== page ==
"Today is my birthday, 20 years of age," begins the first entry in the pocket diary that Martha Feisler kept from September 1864 to August 1865.
Almost 150 years later, most of the entries from this journal have been printed in Today Is My Birthday: The Civil War Era Diary of Martha Feisler.
Kathryn Schanck, of Bon Air, bought the diary on eBay for $40. It was written in Fairview, a rural community near Erie, Pa., where the German-immigrant Feisler family had settled. (The diary was shipped from Indiana, where Feisler's family later moved.)
The self-published book (available at [email protected]) includes several recipes that Feisler, a passionate baker, scribbled down, including for ginger cake and molasses cookies. She helped in the garden, washed and ironed, and cared for her siblings.
Some people equate "Civil War-era woman" with Scarlett O'Hara in her green velvet dress. But as Schanck notes, "Someone who's working is not going to be dressed like that."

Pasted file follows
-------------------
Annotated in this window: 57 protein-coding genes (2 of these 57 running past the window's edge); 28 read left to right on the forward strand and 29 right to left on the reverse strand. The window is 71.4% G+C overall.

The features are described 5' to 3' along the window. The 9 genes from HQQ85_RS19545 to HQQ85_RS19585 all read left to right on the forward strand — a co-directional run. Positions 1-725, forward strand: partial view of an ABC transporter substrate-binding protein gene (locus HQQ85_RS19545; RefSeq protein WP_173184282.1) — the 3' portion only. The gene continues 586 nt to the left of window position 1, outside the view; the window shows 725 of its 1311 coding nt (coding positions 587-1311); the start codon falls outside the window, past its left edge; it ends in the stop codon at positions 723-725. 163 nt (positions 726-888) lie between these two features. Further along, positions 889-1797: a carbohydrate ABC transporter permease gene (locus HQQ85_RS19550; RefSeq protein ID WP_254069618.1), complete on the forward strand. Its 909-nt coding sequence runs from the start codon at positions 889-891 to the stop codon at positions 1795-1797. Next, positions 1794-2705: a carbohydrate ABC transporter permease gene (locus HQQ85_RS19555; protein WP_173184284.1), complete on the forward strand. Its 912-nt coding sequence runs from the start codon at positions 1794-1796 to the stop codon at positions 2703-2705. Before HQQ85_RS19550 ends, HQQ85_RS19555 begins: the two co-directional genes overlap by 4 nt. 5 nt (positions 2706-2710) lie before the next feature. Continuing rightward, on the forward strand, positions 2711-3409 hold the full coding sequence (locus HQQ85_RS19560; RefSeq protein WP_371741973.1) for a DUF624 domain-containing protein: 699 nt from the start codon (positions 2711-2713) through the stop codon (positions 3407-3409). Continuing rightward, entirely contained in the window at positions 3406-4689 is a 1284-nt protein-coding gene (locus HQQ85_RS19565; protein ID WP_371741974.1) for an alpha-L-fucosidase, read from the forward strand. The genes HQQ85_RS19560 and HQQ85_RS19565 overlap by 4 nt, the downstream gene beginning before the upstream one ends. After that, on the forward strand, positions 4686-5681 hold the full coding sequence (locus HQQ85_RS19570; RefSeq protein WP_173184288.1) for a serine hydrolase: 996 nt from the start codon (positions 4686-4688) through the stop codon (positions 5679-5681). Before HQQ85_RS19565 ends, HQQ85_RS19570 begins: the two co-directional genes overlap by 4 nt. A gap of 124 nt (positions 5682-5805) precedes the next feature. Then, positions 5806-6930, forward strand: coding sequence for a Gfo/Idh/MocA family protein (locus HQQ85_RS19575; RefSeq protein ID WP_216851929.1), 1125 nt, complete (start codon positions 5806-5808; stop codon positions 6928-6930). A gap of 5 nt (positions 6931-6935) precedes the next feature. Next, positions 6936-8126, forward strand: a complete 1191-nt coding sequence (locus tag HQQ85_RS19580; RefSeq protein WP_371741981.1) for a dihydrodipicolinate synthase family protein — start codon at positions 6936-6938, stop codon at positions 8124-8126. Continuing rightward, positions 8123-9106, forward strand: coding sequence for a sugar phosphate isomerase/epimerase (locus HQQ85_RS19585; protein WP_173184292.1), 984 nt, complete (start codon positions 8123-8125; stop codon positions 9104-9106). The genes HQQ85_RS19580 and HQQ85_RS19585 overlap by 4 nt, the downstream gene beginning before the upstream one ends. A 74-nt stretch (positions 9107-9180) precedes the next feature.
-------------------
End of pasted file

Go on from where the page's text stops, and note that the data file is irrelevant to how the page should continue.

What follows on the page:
Feisler's entries are brief. A typical one from March 16, 1865, read, "Rainy & stormy. Helped Carrie to iron. Sewed this afternoon."
On April 15, 1865, Feisler wrote, "Got the news that Mr. Lincoln was shot." But the value of this diary lies mostly in its portrayal of the everyday life of a Northern middle-class woman of her time. "That's what Mattie is," says Schanck affectionately. "She's one of us."
Martha, also known as Mattie, had received an elementary-school education. She writes about studying music, horseback riding and sledding with friends. She often mentions Sunday school, prayer meetings and choir.
Schanck, a retired Pittsburgh Police officer, grew up in Polish Hill. She considers genealogy research her second profession and has complied two books of her own family's history and a family cookbook.
Schanck spent a year piecing together the Feisler family story. She used records on ancestry.com, church records, U.S. Census data and service records from the National Archives. Transcribing Feisler's diary, meanwhile, spanned three summers. Schanck worked on her patio, holding the pages up to the sunlight — the only way she could decipher the smeared ink and smudged pencil.
Serendipitously, Schanck met Joan Fiesler, a genealogist at the Fairview Area Historical Society. Joan's husband is the great grandson of Martha's oldest brother.
Earlier this year, Fiesler gave Schanck a tour of Fairview: "I felt like I was right there with Martha," says Schanck. "It was the greatest thing."